The Florida Python Challenge™ 2020 Python Bowl officially kicked off in South Florida with more than 550 people registered for the competition to remove as many pythons from the wild as possible. Native to Southeast Asia, pythons pose a significant threat to Florida’s native wildlife.

Under the direction of Florida Governor Ron DeSantis, the Florida Fish and Wildlife Conservation Commission (FWC) and the South Florida Water Management District (SFWMD) have teamed up with the Miami Super Bowl Host Committee and other partners to support the Committee’s Ocean to Everglades (O2E) initiative, which features the Python Bowl.

“Today kicks off the 2020 Python Bowl, where participants will head into the Everglades to remove invasive Burmese pythons,” said Governor Ron DeSantis. “I am hopeful the Python Bowl brings much-needed public awareness and engagement on this critical issue: pythons are severely disrupting natural food chains and continue to threaten endangered species.”

This Python Bowl is just one facet of the overall rescue mission to protect the native wildlife of the Everglades from the invasive Burmese python,” said Rodney Barreto, Chairman of the Miami Super Bowl Host Committee. “The Miami Super Bowl Host Committee is privileged to work with the State of Florida to bring much-needed public attention to this important issue.”

Starting today, participants in the 10-day Python Bowl begin removing Burmese pythons from the Everglades for a chance to win prizes for removing these nonnative constrictors from public lands in South Florida.

Participants who remove the most pythons in the “Pro” and “Rookie” category will win a Tracker 570 Off Road ATV, provided by Bass Pro Shops. Those who remove the longest snake and heaviest snakes in each category will be awarded a cash prize. More details about prizing is available at FLPythonChallenge.org.

Every participant who turns in at least one python as part of the Florida Python Challenge™ 2020 Python Bowl will be eligible for a random drawing for additional prizes including cash and python skin items. Active duty military personnel and veterans who register for the competition will be eligible for additional prizes.

Prize winners will be announced at the Python Bowl awards ceremony on Jan. 25 at the Super Bowl Live event at Bayfront Park in Miami. Participants must be present to win, and the general public is welcome to attend the free event.

“We are grateful for the support from Governor DeSantis and our many partners including the South Florida Water Management District, our sponsors Bass Pro Shops and the Bergeron Everglades Museum and Wildlife Foundation and the members of the public who have stepped up to help us to remove these invasive snakes,” said FWC Executive Director Eric Sutton. “It definitely takes a team to tackle this important conservation issue.”

“We are taking aggressive action to restore the Everglades and eliminate invasive pythons from the Greater Everglades Ecosystem,” said SFWMD Executive Director Drew Bartlett. “The South Florida Water Management District, the FWC and many other partners have removed more than 9,700 pythons from the state of Florida. With the public’s help and partnerships with FWC and the Miami Super Bowl Host Committee, we’ll have record success during the Florida Python Challenge. We’re proud to kick off the Florida Python Challenge today and appreciate Governor DeSantis and our partners for their strong commitment to Everglades restoration.”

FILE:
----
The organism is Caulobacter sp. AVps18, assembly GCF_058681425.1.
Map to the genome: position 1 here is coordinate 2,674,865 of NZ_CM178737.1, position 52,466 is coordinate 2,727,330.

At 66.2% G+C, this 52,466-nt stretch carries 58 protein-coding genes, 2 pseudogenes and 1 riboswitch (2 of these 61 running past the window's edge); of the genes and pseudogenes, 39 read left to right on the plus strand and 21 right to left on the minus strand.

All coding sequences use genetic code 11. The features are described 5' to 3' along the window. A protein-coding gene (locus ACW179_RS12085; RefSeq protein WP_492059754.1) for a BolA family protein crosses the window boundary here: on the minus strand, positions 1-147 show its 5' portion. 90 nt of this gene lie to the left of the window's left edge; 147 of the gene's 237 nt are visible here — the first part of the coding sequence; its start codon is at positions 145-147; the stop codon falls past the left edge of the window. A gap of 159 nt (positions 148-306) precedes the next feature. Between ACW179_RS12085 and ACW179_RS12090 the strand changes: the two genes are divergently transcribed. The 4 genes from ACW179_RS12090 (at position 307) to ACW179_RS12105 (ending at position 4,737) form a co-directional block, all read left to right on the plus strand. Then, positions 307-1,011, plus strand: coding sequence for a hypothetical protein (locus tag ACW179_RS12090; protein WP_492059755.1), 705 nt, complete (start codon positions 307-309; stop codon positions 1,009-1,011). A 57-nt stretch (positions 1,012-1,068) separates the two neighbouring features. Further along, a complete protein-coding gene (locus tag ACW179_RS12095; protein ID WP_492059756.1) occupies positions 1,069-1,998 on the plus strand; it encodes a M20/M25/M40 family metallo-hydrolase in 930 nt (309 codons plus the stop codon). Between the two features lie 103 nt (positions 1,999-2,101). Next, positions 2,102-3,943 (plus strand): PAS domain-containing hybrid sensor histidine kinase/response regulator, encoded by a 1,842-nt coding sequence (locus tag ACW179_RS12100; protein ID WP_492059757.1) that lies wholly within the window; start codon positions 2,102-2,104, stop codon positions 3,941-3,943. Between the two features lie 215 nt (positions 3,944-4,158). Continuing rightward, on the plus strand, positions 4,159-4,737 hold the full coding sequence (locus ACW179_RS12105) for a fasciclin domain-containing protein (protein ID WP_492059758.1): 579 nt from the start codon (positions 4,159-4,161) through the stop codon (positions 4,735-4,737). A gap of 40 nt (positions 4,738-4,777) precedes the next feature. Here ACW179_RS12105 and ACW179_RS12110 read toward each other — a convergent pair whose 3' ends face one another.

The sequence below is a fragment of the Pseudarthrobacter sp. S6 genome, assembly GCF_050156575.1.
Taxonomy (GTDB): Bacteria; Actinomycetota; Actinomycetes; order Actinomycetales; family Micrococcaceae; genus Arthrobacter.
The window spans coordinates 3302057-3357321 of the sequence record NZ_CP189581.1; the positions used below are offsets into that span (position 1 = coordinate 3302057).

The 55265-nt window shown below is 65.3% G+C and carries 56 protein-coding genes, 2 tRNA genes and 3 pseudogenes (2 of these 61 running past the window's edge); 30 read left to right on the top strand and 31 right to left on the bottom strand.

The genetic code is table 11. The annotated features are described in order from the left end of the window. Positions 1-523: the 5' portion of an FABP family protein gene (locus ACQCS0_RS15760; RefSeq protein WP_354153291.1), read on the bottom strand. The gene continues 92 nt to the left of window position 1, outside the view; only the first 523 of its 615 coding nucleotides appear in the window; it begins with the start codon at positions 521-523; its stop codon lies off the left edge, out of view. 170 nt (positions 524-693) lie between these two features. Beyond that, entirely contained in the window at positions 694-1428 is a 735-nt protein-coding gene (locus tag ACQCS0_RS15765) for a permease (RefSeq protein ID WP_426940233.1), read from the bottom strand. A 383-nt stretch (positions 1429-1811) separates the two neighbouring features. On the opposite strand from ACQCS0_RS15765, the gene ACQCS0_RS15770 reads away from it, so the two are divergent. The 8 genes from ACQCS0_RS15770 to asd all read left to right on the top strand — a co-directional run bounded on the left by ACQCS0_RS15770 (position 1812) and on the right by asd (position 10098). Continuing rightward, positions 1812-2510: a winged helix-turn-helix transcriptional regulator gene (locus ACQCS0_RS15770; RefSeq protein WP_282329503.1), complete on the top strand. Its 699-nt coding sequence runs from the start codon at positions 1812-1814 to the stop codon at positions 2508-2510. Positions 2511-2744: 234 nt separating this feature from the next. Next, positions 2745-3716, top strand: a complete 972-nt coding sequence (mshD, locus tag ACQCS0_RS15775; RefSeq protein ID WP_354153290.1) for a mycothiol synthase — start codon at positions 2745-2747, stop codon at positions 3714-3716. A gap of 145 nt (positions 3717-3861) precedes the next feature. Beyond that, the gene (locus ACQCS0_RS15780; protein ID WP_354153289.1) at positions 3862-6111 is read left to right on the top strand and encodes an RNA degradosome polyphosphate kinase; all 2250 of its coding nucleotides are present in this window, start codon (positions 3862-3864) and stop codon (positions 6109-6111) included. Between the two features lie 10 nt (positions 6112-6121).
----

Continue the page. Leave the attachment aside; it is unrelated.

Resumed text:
It’s not too late! People interested in taking part in the Florida Python Challenge™ 2020 Python Bowl can still register at FLPythonChallenge.org. A registration fee of $25 and an online training course are required.

The Florida Python Challenge 2020 Python Bowl is hosted by the FWC and the SFWD. Prizes will be awarded by the Fish & Wildlife Foundation of Florida with funding and prizes provided by Bass Pro Shops and Bergeron Everglades Museum and Wildlife Foundation. For a complete list of rules, prizes, training or registration information, visit FLPythonChallenge.org.

Burmese pythons are not native to Florida and negatively impact native species. Wildlife biologists believe Burmese pythons were originally introduced into South Florida as a result of the pet trade. These constrictor snakes are originally from Southeast Asia and thrive in the Everglades ecosystem, an area similar to their native habitat. They are found primarily in and around the Everglades ecosystem in South Florida where they prey on birds, mammals and other reptiles. In 2017, the State of Florida created paid removal programs and has successfully removed more than 3,500 pythons to date. Under the leadership of Florida Governor Ron DeSantis, the state has more than doubled its resources to move the harmful pythons from the Greater Everglades Ecosystem.